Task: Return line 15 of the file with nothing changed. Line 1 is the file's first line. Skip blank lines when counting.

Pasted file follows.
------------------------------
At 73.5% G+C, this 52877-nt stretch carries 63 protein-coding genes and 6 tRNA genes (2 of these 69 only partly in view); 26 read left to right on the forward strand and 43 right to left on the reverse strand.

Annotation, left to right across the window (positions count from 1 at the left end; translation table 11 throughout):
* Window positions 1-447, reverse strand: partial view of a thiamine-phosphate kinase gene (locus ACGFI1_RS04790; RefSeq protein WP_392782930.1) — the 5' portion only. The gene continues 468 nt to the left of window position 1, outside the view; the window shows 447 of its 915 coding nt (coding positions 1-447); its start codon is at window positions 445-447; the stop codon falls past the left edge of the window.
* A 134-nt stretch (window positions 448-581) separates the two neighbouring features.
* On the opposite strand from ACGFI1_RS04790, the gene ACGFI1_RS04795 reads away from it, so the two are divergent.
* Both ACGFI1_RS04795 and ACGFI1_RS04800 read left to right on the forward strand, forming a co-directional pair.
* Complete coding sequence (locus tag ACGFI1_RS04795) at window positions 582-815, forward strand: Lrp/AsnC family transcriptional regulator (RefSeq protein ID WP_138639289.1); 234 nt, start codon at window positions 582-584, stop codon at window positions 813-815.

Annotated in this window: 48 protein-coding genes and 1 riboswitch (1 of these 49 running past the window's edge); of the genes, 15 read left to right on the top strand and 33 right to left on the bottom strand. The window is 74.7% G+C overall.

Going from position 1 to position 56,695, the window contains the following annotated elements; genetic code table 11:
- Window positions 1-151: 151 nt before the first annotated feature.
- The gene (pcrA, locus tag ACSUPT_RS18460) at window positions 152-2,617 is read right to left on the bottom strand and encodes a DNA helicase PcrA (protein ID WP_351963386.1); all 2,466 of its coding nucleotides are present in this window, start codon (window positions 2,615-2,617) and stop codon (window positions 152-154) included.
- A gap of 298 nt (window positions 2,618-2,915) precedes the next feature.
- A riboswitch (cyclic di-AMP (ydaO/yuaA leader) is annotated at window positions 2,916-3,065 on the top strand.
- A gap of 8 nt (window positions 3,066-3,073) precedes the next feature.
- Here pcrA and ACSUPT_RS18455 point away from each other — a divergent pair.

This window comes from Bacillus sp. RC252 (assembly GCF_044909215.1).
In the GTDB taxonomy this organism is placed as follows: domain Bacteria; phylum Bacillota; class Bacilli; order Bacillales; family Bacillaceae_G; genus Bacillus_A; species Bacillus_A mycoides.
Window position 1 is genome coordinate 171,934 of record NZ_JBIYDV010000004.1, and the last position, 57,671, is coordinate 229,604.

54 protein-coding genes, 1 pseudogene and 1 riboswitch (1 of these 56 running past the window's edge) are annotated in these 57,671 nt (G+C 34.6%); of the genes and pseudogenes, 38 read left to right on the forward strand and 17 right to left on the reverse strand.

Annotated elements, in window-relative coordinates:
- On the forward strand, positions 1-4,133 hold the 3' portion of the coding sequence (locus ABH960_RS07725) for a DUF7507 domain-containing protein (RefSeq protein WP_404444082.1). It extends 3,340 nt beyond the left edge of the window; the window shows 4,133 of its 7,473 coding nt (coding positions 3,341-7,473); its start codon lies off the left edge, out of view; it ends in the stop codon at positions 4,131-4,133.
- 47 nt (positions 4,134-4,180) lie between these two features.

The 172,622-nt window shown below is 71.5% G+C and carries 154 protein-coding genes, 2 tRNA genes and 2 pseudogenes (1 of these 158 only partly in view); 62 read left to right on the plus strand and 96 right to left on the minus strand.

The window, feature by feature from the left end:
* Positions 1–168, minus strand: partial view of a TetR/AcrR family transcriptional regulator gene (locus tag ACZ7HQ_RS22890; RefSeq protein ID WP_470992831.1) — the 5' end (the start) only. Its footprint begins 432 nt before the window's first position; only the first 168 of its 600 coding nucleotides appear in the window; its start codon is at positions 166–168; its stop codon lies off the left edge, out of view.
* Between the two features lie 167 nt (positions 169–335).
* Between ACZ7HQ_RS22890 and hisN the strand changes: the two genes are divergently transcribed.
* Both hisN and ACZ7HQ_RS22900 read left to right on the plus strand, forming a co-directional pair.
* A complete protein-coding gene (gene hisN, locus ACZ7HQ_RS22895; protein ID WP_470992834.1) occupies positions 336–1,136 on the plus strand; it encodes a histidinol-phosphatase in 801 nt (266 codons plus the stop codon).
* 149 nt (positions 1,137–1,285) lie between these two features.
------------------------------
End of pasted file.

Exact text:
- Here pcrA and ACSUPT_RS18455 point away from each other — a divergent pair.